x

Abu Dhabi, UAESaturday 15 December 2018

Film review: Baby Driver is a cool ride with a credible soundtrack, but the journey lasts slightly too long 

The movie is a guaranteed crowd-pleaser – it ticks boxes that should appeal to almost every audience ­demographic

Baby (Ansel Elgort) plugs into his tunes. Wilson Webb / Sony / TriStar Pictures via AP
Baby (Ansel Elgort) plugs into his tunes. Wilson Webb / Sony / TriStar Pictures via AP

Ansel Elgort’s character Baby lives his life through music – it’s his alarm clock, his metronome, his daily diary and his way of drowning out the tinnitus he ­developed following the car crash in which he lost both his parents as a child – rarely a shot of Baby passes without headphones in his ears.

Baby is also the best driver out there – it seems he turned to some degree of delinquency following his parent’s death, and during his spell of stealing and drag-racing cars, he made one very bad decision: he stole crime lord Doc’s (Kevin Spacey) Mercedes along with its very valuable and nefarious cargo.

Hence, at the start of the film, we meet Baby, Atlanta’s fastest indentured labourer, forced to serve as a getaway driver for Doc’s many teams of bank robbers until he has paid off his debt.

Edgar Wright may well have made the year’s coolest film with Baby Driver – heist movies always garner street-cred points, from The Italian Job to Reservoir Dogs, and with a lovingly curated soundtrack, Wright is moving into high-score territory.

The music is so central to the movie that at times it resembles a ballet, with every movement, gun shot or handbrake turn taking place on the beat of yet another super-fresh track in ­Baby’s ears.

One quirky gag amusingly sees Baby, following a brief disagreement between two of his fellow hoods as they are about to disembark the car for another heist, insist on restarting The Damned on his iPod before they set off, to get things back in order.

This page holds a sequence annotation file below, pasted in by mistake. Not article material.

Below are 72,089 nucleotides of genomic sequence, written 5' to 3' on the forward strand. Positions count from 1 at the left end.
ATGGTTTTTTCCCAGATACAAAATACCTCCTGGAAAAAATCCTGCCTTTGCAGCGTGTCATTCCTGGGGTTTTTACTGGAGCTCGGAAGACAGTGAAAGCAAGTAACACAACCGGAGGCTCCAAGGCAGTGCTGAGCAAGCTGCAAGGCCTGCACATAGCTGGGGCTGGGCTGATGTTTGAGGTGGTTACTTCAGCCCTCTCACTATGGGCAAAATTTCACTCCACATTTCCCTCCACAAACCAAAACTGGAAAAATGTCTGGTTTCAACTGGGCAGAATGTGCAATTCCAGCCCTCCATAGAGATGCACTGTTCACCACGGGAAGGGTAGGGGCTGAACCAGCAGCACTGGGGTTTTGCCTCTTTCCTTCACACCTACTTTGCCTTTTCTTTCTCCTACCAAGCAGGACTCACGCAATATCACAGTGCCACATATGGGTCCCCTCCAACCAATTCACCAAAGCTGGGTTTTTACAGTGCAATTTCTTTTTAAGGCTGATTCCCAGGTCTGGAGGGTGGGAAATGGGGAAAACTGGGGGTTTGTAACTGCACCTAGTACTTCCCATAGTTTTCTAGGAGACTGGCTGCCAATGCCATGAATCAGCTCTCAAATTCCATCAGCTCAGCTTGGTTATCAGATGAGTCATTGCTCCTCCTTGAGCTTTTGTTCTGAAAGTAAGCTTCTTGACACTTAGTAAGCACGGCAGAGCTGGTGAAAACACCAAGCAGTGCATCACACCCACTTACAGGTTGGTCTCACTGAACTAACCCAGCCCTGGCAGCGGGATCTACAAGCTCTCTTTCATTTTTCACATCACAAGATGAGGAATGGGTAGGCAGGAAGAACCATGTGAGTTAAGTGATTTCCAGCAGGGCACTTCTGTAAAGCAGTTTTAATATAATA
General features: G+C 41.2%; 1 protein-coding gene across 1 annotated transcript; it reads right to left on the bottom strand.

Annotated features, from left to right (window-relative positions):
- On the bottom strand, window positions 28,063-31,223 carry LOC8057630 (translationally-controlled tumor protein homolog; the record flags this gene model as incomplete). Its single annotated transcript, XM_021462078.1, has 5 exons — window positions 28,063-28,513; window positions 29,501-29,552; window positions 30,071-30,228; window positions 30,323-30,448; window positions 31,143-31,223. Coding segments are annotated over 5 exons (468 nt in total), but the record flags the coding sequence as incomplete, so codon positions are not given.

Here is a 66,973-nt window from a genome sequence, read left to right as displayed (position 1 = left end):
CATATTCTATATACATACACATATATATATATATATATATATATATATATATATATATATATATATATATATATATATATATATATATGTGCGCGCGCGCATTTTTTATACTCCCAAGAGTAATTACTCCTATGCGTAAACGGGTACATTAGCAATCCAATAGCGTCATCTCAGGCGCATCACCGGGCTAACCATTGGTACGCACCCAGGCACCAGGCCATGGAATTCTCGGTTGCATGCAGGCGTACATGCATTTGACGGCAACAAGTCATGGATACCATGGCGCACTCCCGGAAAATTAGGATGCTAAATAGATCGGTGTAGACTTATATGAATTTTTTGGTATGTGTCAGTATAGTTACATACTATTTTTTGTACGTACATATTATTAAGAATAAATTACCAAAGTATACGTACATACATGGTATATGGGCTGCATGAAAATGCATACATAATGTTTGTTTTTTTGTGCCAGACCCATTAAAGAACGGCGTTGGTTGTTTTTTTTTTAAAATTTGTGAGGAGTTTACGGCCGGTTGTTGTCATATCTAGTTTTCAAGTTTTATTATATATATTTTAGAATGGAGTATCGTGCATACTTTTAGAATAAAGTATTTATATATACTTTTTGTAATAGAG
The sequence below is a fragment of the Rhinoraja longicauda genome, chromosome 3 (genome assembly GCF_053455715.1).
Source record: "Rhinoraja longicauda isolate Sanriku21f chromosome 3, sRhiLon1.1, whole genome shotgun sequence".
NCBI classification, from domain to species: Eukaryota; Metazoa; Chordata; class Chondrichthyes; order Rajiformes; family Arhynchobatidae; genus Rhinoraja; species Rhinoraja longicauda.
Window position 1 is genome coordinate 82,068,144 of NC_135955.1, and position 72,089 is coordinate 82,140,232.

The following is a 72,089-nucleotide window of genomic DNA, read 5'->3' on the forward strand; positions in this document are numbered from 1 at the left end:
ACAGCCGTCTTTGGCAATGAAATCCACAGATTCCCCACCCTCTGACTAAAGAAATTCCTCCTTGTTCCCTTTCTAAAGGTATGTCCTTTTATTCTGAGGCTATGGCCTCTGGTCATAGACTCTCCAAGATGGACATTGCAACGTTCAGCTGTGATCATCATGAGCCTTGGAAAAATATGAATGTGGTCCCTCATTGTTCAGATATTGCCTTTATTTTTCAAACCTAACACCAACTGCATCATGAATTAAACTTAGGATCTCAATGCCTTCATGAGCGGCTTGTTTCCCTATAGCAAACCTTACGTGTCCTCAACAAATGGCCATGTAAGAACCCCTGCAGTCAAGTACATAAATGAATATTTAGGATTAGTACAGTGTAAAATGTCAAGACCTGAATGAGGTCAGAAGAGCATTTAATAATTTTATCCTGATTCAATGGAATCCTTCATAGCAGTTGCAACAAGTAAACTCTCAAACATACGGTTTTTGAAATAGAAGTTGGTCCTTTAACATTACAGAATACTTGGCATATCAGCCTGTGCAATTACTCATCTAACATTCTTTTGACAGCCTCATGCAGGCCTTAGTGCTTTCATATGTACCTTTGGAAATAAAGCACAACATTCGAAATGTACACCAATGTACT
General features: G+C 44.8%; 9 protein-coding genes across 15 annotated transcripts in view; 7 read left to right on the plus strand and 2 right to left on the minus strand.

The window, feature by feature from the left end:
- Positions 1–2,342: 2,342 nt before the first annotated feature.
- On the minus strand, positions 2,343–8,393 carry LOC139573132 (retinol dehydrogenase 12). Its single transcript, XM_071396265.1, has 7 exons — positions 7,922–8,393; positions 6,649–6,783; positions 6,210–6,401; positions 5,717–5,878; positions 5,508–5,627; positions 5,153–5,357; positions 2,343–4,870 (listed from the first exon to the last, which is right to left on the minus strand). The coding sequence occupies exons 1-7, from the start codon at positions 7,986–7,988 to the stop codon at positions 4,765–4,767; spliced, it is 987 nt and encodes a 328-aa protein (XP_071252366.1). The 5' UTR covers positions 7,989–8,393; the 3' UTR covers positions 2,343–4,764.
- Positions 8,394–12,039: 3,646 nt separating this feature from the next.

Unfortunately for Baby, although at the start of the movie, the metaphorical internal band that governs his existence is playing like a slickly oiled machine, and the heists go to plan as smoothly as an on-form ­Ginger Baker, as things progress, they go a little more Ringo Starr and start to lose their rhythm. His cohorts become increasingly unhinged, with Jamie Foxx’s psychotic Bats a particular high point for the audience, but a definite low point for Baby.

To complicate matters further, his ailing, deaf foster father Joe isn’t getting any younger, and Baby has fallen in love with Debora (Lily James), a total sweetheart who shares his love of music – part of the initial appeal for her is that she could never run out of songs featuring the word “baby” to sing to him. But she is in constant danger of being unwittingly dragged into his criminal other life.

Read more:

The movie is a guaranteed crowd-pleaser – it ticks boxes that should appeal to almost every audience ­demographic: tragedy, comedy, romance, ­action, fast cars, violence, ­musical credibility and an impressive cast. If there’s one criticism, it is that Wright possibly drags things on a little too long.

With a slightly more ruthless approach in the cutting room, this would be a solid four-stars, but by the last 20 minutes or so, as we lurch from one more not-quite-final car chase/shoot out/pile up to another, the film starts running on fumes.

In terms of whether or not Baby and Debora will successfully escape the assorted police and gangsters that want to scupper their plans to drive across the United States with the stereo blasting in “a car we can’t afford”, it’s difficult not to ask: “Are we there yet?”

Baby Driver is in cinemas from July 20